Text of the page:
In the final installment of a three-part series examining major individual awards Kings players are in the mix to win, the following piece takes a look at Anze Kopitar’s case to win the Frank J. Selke Trophy — the award given to the NHL forward who demonstrates the most defensive skill in a particular season. The previous two articles profiled Drew Doughty’s quest for the Norris Trophy and Jonathan Quick’s chances to win the Vezina Trophy.
If you aren’t in the mood to read the pieces, let me explain. No, there is too much, let me sum up (cue The Princess Bride music). Neither may be the favorite, but both are in good positions to win their respective awards, assuming the chips fall the right way and the alleged “East Coast bias” doesn’t stand in the way.
What about Anze Kopitar and his chances to win the Selke?
Anze Kopitar, in 123 Words or Less
As one of the NHL’s elite centers for his entire ten-year NHL career, everyone knows Anze Kopitar. He rarely misses games, having played in 75 or more in every year except his rookie campaign (72) and the lockout-shortened 2012-13 season. He’s as all-around as they come: a goal-scorer, distributor, penalty killer, power play anchor and part of the Kings’ leadership caste. He’s also a two-time Stanley Cup champion.
He’s been in the hunt for the Selke in the past, finishing fourth in 2013, second in 2014 and third last year. Along with Patrice Bergeron and Jonathan Toews, Kopitar has become one of the names that is always in the discussion. Unlike Bergeron and Toews, however, the prize has so far eluded his grasp.
Kopitar’s Case for the Selke Trophy
David Satriano of NHL.com wrote an article a couple of weeks ago in which he summarized Kopitar’s case to win the Selke this season.
Kopitar is one of the League’s best faceoff men, winning 52.6 percent (759-for-1,442) this season, including 54.2 percent in the defensive zone. Kopitar ranks sixth in SAT percentage (shot attempts differential at 5-on-5) among players who have played at least 30 games at 57.62 percent. He also plays in every situation. Of his 20:53 ice time per game, more than two minutes each have come on the power play and on the penalty kill. It shouldn’t be understated how big of a role he plays defensively for the Kings, who have allowed the fewest goals per game (2.3) in the League. Kopitar is a big reason the Kings are in first place in the Pacific Division and looking like a Stanley Cup contender.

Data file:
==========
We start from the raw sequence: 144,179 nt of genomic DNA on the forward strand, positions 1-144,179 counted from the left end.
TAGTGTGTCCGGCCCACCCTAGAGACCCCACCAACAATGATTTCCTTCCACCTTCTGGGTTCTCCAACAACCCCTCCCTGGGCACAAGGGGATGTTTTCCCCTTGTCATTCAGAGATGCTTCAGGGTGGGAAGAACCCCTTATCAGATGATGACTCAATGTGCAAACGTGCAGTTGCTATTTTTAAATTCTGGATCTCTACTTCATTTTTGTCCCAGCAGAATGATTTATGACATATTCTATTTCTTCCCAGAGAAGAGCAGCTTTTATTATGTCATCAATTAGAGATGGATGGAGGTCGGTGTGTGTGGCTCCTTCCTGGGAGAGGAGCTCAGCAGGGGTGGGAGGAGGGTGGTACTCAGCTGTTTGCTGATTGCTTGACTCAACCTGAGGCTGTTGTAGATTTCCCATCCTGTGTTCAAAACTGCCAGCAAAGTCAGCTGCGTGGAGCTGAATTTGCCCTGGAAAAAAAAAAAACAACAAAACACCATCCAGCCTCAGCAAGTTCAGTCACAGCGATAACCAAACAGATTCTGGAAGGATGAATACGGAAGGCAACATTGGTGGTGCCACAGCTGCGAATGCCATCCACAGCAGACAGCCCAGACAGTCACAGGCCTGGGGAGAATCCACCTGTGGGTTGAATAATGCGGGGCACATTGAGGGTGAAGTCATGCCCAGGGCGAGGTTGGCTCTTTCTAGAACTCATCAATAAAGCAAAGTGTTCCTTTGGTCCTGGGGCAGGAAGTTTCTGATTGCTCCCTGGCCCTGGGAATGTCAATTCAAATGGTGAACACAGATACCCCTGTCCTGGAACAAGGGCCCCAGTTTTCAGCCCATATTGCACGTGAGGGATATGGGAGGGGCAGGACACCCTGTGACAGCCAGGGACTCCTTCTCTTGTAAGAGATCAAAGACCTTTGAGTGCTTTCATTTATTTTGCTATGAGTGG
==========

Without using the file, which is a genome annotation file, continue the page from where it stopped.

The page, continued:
Jewels From the Crown analyzed 20 potential Selke contenders three weeks ago. I won’t mention all the names, but the list included Kopitar, Bergeron, Travis Zajac, Loui Ericsson and Jonathan Kane. From data compiled back then, here is where Kopitar ranked in six defensive categories:
Goals Allowed/60: Fourteenth (1.85)
Goals For %: Sixth (59.4%)
Defensive Zone Faceoffs: Twelfth (33.7%)
Save %: Seventeenth (92.88%)
High Danger Scoring Chances/60: Twelfth (10.32)
Corsi Against/60: First (46.7%)
Unlike with Doughty and Quick, Kopitar’s case for the Selke is a bit muddled. He places well in Goals For % (the share of goals scored by the player’s team as compared to all goals scored while that player is on the ice) and ranks first in Corsi Against, but most of his defensive numbers are somewhere in the middle of the pack. Kopitar is an outstanding defensive player — nobody would deny that fact — but there isn’t a clear-cut argument that can be made in the bevy of numbers the voters will likely sift through.
Does that mean he doesn’t have a good shot of winning the Selke? Hardly. As with Doughty and Quick, it’s conceivable that voters will place emphasis on a variety of non-statistical factors, not the least of which is that he’s come close in the past and is arguably overdue for the award.
He’s Come Close to Winning the Selke Trophy in the Past
In 2011, Kopitar received his first Selke consideration, finishing ninth in the overall voting. After finishing ninth again the following year, his trajectory rocketed upward to fourth in 2013, second in 2014 and third last season.
Kopitar has reached the point where consistency, team success and reputation may play as much of a role as the numbers themselves. That’s a status previously enjoyed by Datsyuk, Bergeron and other multiple-time winners.
Will Kopitar Win the Selke this Season?
As with the Norris, Vezina and most other major awards, there’s no way to know who will win the Selke this year. His competition will probably come down to the following names:
Patrice Bergeron: As the two-time reigning winner (three times overall), Bergeron is certain to be a finalist yet again this year. Arguably, he’s the front-runner.
Jonathan Toews: Universally hailed as one of the best defensive forwards in the game, Toews has won it once already and has been in the top three for the past three seasons.
Ryan Kesler: Kelser won the Selke in 2011, is winning 59% of his faceoffs and has a Corsi For % of 54%.
Joe Thornton: Thornton may seem like a long shot because his defense isn’t the first thing discussed about his game, but he has received Selke votes nine times in the past ten years. Furthermore, Thornton is strong on the dot (52.4%), Corsi For % (56.3%) and is a plus-27.
With heavy competition and not having a clear statistical case to win it, Kopitar’s chances this year appear so-so. His reputation and overall excellence will likely make him a finalist, but that characterization applies to Bergeron and Toews as well. In the end, he will probably fall just short once again.
The Fans Are Hopeful
As always, there are supporters abound on Twitter:
@expomick Anze Kopitar should get some consideration. Plays in all situations. Top 10 in points. Selke finalist. Complete player.
— It's Forum Blue (@19Lak11) March 22, 2016
Can you just imagine an LA sweep??
— Bry Guy (@1_LAKINGSFAN) March 22, 2016